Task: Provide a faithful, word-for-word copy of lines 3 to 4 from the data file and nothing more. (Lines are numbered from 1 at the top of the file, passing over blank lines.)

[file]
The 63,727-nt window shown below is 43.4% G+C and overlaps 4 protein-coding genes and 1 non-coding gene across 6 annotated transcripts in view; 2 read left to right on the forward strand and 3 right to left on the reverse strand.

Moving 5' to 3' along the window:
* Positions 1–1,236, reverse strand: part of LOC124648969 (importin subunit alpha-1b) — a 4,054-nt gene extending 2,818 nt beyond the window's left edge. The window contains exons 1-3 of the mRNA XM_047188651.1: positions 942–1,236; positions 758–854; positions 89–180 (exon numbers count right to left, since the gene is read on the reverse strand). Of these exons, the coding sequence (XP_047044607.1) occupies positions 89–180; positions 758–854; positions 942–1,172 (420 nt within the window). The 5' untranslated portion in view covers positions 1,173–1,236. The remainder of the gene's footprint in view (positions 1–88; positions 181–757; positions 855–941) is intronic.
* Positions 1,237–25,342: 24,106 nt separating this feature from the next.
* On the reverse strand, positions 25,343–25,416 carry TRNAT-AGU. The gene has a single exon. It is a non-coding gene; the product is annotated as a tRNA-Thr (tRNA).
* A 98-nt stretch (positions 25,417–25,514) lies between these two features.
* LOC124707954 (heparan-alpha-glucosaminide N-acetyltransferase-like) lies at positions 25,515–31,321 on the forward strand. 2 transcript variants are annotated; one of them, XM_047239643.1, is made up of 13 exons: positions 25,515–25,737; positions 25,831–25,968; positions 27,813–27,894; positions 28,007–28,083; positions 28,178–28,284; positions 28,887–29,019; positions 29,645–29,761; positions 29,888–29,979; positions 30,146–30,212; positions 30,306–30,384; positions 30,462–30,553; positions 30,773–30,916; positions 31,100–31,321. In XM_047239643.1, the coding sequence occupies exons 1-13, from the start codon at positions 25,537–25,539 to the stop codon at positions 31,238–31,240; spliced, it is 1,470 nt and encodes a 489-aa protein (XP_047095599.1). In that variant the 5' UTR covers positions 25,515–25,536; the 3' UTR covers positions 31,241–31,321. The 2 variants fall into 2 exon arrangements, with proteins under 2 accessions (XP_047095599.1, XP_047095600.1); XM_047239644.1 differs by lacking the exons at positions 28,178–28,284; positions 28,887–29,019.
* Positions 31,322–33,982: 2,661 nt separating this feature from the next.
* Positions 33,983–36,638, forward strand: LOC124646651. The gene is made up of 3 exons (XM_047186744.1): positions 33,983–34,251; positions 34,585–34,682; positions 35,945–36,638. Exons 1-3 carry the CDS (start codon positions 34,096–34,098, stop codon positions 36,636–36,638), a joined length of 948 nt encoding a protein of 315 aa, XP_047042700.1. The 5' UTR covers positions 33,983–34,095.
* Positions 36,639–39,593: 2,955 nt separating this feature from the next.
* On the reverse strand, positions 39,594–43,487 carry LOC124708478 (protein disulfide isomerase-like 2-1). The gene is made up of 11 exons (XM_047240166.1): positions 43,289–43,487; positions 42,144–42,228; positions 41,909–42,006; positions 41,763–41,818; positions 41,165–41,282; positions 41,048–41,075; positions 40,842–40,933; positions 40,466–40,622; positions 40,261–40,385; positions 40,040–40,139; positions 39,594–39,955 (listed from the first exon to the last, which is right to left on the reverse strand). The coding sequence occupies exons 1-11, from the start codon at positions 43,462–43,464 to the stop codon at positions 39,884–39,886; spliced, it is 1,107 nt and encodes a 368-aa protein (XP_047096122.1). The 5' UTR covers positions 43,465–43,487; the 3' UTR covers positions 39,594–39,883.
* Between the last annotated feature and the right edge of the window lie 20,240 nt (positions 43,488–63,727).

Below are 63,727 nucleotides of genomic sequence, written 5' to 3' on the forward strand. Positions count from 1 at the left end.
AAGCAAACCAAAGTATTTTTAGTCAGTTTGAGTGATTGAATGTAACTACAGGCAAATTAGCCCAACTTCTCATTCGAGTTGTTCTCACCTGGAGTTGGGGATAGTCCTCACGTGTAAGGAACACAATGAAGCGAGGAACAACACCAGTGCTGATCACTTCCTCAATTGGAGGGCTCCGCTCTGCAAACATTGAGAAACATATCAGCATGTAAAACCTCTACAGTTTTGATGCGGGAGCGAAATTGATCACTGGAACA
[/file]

* Positions 1–1,236, reverse strand: part of LOC124648969 (importin subunit alpha-1b) — a 4,054-nt gene extending 2,818 nt beyond the window's left edge. The window contains exons 1-3 of the mRNA XM_047188651.1: positions 942–1,236; positions 758–854; positions 89–180 (exon numbers count right to left, since the gene is read on the reverse strand). Of these exons, the coding sequence (XP_047044607.1) occupies positions 89–180; positions 758–854; positions 942–1,172 (420 nt within the window). The 5' untranslated portion in view covers positions 1,173–1,236. The remainder of the gene's footprint in view (positions 1–88; positions 181–757; positions 855–941) is intronic.
* Positions 1,237–25,342: 24,106 nt separating this feature from the next.